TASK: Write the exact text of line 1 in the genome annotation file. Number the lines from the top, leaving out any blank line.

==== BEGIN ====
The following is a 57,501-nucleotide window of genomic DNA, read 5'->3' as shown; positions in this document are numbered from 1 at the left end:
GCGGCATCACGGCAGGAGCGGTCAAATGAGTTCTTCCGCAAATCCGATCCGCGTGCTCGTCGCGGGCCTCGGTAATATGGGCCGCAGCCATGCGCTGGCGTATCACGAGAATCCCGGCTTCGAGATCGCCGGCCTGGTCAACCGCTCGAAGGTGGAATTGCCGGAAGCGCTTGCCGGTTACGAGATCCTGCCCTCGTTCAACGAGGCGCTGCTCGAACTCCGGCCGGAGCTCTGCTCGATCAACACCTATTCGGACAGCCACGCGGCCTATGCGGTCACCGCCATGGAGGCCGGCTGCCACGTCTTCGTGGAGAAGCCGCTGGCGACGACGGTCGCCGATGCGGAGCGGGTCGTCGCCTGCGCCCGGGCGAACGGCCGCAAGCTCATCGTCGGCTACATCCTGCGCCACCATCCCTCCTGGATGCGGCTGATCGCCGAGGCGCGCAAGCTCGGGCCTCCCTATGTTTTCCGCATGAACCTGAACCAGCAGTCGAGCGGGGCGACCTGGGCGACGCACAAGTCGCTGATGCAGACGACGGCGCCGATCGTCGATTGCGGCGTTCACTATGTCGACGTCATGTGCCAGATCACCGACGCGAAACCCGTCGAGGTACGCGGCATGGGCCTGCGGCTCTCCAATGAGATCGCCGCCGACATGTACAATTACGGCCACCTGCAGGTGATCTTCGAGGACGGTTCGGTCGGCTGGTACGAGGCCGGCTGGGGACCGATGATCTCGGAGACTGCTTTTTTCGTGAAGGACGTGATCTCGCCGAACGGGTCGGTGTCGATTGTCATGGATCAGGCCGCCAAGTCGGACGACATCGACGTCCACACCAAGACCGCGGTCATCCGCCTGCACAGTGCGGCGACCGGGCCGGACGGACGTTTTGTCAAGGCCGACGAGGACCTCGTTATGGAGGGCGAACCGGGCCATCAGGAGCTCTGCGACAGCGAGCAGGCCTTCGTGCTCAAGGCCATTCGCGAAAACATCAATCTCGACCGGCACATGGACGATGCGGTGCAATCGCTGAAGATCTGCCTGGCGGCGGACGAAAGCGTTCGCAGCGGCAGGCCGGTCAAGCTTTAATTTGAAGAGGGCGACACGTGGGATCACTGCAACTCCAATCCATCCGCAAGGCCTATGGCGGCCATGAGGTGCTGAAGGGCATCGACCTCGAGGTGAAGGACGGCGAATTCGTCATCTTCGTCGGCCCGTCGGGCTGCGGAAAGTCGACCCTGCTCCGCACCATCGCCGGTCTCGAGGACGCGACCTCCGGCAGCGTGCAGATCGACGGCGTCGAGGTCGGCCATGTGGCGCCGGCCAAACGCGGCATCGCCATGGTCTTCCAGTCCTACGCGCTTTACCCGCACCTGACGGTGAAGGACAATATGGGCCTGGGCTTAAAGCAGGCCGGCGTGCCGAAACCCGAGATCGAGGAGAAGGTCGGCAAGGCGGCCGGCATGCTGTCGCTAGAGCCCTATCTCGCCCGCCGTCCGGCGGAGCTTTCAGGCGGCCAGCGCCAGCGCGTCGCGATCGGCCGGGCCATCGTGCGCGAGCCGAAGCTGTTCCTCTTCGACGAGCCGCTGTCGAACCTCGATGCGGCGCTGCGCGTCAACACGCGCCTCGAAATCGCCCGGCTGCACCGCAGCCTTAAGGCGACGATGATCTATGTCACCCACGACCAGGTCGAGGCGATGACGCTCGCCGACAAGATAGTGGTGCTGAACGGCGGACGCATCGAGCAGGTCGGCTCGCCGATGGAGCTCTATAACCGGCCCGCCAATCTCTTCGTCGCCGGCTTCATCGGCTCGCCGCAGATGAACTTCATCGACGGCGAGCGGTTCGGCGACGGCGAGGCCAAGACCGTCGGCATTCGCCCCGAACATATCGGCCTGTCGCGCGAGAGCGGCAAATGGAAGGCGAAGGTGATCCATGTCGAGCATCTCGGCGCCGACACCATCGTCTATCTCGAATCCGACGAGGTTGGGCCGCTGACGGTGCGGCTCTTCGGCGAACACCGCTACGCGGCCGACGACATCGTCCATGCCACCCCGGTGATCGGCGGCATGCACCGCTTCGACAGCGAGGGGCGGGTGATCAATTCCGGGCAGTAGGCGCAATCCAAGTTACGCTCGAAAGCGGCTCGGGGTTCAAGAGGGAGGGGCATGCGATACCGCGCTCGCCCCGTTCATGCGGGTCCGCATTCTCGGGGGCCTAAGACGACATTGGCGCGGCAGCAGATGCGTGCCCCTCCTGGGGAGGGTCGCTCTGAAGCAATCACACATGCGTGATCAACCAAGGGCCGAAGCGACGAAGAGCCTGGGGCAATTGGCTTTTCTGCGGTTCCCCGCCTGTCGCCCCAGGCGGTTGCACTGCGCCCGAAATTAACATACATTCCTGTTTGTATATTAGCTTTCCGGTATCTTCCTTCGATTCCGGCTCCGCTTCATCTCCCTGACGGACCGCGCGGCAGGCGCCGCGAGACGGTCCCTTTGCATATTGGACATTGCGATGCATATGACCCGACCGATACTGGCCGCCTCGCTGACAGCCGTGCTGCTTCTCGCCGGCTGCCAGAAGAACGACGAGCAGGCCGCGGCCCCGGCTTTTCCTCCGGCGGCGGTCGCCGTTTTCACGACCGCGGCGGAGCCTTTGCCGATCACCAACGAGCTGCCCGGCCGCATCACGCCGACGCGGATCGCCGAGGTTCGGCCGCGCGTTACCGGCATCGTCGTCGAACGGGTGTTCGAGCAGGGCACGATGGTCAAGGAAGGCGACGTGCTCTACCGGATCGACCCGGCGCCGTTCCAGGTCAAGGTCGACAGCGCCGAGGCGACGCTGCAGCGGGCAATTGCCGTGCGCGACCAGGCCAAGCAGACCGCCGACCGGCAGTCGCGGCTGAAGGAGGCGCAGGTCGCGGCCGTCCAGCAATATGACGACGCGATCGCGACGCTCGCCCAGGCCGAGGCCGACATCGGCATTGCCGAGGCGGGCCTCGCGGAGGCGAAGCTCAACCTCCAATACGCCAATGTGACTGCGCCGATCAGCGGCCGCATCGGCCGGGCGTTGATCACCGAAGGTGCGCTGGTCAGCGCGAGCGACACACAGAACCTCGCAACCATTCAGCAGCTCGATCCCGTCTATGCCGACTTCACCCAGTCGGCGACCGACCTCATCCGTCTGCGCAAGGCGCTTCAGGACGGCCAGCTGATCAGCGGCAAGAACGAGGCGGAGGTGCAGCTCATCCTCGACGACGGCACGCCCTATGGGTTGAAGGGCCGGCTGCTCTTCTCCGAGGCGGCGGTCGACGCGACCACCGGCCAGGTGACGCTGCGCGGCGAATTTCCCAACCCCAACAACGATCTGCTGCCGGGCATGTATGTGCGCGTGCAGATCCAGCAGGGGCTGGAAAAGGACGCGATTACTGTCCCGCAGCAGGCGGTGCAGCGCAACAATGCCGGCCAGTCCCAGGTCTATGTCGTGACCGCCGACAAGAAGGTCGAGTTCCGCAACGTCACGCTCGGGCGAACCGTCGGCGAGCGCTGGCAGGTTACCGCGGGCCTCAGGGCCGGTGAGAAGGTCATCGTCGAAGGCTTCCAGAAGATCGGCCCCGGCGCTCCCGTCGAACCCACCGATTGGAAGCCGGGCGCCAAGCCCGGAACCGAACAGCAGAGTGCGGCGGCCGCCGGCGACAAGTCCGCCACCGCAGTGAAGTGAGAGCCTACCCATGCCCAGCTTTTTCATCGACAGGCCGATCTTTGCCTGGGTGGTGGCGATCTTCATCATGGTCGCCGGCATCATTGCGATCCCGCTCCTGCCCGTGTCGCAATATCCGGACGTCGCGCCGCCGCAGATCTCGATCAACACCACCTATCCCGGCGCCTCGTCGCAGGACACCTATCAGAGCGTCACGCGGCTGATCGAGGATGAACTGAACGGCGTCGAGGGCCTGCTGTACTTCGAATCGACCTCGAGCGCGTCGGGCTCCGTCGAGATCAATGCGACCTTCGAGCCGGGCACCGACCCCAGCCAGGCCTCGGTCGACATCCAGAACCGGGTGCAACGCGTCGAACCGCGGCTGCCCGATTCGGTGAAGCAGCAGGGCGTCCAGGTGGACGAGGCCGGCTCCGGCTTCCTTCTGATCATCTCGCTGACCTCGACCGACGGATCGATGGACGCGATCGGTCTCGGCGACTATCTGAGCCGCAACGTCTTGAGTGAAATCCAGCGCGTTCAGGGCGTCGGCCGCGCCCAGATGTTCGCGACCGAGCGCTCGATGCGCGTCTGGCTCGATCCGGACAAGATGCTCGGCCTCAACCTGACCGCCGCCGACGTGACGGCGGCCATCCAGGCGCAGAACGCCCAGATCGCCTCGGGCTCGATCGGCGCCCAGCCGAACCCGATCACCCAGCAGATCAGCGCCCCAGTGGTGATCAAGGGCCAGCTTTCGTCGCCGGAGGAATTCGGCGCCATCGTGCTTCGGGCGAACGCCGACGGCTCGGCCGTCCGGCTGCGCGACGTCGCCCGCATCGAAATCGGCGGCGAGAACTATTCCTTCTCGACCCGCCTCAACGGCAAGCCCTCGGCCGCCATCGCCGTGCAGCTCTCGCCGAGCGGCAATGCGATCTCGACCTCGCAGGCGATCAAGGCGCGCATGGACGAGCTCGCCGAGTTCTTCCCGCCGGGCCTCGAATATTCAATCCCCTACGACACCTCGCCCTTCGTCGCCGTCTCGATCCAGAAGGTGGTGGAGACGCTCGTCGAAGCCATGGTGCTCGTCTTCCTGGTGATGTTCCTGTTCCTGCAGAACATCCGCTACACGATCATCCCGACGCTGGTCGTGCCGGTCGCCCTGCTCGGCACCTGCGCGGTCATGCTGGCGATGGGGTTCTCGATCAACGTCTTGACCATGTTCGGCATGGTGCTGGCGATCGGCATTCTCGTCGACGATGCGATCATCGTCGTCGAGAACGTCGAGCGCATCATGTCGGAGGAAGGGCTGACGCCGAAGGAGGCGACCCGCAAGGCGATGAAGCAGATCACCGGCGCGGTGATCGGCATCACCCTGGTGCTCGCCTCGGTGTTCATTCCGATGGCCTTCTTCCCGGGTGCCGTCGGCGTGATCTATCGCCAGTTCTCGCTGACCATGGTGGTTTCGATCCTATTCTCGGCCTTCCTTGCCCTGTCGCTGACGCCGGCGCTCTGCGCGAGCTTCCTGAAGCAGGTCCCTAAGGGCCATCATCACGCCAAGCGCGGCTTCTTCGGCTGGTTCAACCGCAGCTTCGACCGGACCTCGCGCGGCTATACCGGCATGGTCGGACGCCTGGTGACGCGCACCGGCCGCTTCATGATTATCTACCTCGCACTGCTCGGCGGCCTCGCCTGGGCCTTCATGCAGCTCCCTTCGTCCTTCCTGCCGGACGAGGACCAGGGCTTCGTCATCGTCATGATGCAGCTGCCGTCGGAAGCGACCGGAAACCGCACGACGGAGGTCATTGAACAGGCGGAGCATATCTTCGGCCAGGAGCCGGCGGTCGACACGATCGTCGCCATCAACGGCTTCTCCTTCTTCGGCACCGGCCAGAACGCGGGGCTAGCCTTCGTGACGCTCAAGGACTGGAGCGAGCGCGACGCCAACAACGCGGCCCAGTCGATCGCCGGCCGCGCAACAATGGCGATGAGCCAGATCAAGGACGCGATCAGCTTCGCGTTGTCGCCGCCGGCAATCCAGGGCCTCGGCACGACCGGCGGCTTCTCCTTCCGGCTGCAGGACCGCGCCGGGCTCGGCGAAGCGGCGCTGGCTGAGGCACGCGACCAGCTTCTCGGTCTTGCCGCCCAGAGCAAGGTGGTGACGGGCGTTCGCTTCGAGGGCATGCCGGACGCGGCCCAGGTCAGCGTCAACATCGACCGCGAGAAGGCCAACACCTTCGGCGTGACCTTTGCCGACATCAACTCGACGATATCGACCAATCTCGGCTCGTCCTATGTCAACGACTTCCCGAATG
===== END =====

The following is a 57,501-nucleotide window of genomic DNA, read 5'->3' as shown; positions in this document are numbered from 1 at the left end: